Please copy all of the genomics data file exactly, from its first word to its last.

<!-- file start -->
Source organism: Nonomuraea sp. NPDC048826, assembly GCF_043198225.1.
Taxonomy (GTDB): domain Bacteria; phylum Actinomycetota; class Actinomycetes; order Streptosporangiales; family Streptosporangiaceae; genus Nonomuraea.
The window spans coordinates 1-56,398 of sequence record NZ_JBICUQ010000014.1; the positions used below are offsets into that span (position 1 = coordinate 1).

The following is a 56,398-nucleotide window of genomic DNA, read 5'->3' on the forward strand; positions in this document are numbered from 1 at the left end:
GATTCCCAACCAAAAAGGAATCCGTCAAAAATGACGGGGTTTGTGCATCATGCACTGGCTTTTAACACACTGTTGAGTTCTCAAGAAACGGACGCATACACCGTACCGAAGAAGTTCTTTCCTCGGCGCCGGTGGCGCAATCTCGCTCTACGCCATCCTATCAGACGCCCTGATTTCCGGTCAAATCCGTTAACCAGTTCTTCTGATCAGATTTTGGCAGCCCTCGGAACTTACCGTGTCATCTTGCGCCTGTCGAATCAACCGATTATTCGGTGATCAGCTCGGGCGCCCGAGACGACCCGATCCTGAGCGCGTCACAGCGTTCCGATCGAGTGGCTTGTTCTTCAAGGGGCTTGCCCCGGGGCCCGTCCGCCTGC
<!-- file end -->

Source organism: Nonomuraea sp. NPDC048826, assembly GCF_043198225.1.
Taxonomy (GTDB): domain Bacteria; phylum Actinomycetota; class Actinomycetes; order Streptosporangiales; family Streptosporangiaceae; genus Nonomuraea.
The window spans coordinates 1-56,398 of sequence record NZ_JBICUQ010000014.1; the positions used below are offsets into that span (position 1 = coordinate 1).

The following is a 56,398-nucleotide window of genomic DNA, read 5'->3' on the forward strand; positions in this document are numbered from 1 at the left end:
GATTCCCAACCAAAAAGGAATCCGTCAAAAATGACGGGGTTTGTGCATCATGCACTGGCTTTTAACACACTGTTGAGTTCTCAAGAAACGGACGCATACACCGTACCGAAGAAGTTCTTTCCTCGGCGCCGGTGGCGCAATCTCGCTCTACGCCATCCTATCAGACGCCCTGATTTCCGGTCAAATCCGTTAACCAGTTCTTCTGATCAGATTTTGGCAGCCCTCGGAACTTACCGTGTCATCTTGCGCCTGTCGAATCAACCGATTATTCGGTGATCAGCTCGGGCGCCCGAGACGACCCGATCCTGAGCGCGTCACAGCGTTCCGATCGAGTGGCTTGTTCTTCAAGGGGCTTGCCCCGGGGCCCGTCCGCCTGC